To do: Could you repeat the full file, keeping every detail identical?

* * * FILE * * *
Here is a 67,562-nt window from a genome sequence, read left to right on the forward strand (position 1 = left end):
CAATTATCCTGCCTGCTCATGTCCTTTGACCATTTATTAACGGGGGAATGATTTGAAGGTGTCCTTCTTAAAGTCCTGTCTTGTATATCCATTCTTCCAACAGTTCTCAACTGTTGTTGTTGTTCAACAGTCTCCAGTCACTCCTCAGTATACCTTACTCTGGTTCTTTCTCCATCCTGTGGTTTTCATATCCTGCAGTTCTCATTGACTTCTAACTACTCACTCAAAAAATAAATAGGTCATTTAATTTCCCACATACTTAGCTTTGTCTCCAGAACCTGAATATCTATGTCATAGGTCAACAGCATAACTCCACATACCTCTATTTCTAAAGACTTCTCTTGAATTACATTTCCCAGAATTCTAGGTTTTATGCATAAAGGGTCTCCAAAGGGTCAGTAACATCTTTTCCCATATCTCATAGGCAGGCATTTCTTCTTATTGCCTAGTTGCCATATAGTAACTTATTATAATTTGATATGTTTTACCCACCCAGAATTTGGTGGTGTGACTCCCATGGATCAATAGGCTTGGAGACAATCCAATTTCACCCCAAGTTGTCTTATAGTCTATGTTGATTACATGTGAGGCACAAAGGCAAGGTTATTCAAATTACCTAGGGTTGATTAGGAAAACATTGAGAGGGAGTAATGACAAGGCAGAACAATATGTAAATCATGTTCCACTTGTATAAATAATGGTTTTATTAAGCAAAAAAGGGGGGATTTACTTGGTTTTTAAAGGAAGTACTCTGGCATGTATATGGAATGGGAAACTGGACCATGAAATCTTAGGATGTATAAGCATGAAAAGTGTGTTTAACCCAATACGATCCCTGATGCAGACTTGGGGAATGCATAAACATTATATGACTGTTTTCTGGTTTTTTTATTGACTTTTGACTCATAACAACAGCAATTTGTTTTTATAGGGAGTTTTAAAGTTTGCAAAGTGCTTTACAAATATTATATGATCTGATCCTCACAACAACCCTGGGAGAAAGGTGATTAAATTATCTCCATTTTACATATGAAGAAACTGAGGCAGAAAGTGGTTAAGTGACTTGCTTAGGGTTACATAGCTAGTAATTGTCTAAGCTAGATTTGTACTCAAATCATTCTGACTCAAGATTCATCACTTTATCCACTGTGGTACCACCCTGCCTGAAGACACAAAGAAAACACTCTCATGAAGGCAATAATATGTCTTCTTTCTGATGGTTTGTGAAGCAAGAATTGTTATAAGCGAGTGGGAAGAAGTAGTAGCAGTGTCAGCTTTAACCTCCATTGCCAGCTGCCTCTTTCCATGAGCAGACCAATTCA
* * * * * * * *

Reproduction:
Here is a 67,562-nt window from a genome sequence, read left to right on the forward strand (position 1 = left end):
CAATTATCCTGCCTGCTCATGTCCTTTGACCATTTATTAACGGGGGAATGATTTGAAGGTGTCCTTCTTAAAGTCCTGTCTTGTATATCCATTCTTCCAACAGTTCTCAACTGTTGTTGTTGTTCAACAGTCTCCAGTCACTCCTCAGTATACCTTACTCTGGTTCTTTCTCCATCCTGTGGTTTTCATATCCTGCAGTTCTCATTGACTTCTAACTACTCACTCAAAAAATAAATAGGTCATTTAATTTCCCACATACTTAGCTTTGTCTCCAGAACCTGAATATCTATGTCATAGGTCAACAGCATAACTCCACATACCTCTATTTCTAAAGACTTCTCTTGAATTACATTTCCCAGAATTCTAGGTTTTATGCATAAAGGGTCTCCAAAGGGTCAGTAACATCTTTTCCCATATCTCATAGGCAGGCATTTCTTCTTATTGCCTAGTTGCCATATAGTAACTTATTATAATTTGATATGTTTTACCCACCCAGAATTTGGTGGTGTGACTCCCATGGATCAATAGGCTTGGAGACAATCCAATTTCACCCCAAGTTGTCTTATAGTCTATGTTGATTACATGTGAGGCACAAAGGCAAGGTTATTCAAATTACCTAGGGTTGATTAGGAAAACATTGAGAGGGAGTAATGACAAGGCAGAACAATATGTAAATCATGTTCCACTTGTATAAATAATGGTTTTATTAAGCAAAAAAGGGGGGATTTACTTGGTTTTTAAAGGAAGTACTCTGGCATGTATATGGAATGGGAAACTGGACCATGAAATCTTAGGATGTATAAGCATGAAAAGTGTGTTTAACCCAATACGATCCCTGATGCAGACTTGGGGAATGCATAAACATTATATGACTGTTTTCTGGTTTTTTTATTGACTTTTGACTCATAACAACAGCAATTTGTTTTTATAGGGAGTTTTAAAGTTTGCAAAGTGCTTTACAAATATTATATGATCTGATCCTCACAACAACCCTGGGAGAAAGGTGATTAAATTATCTCCATTTTACATATGAAGAAACTGAGGCAGAAAGTGGTTAAGTGACTTGCTTAGGGTTACATAGCTAGTAATTGTCTAAGCTAGATTTGTACTCAAATCATTCTGACTCAAGATTCATCACTTTATCCACTGTGGTACCACCCTGCCTGAAGACACAAAGAAAACACTCTCATGAAGGCAATAATATGTCTTCTTTCTGATGGTTTGTGAAGCAAGAATTGTTATAAGCGAGTGGGAAGAAGTAGTAGCAGTGTCAGCTTTAACCTCCATTGCCAGCTGCCTCTTTCCATGAGCAGACCAATTCA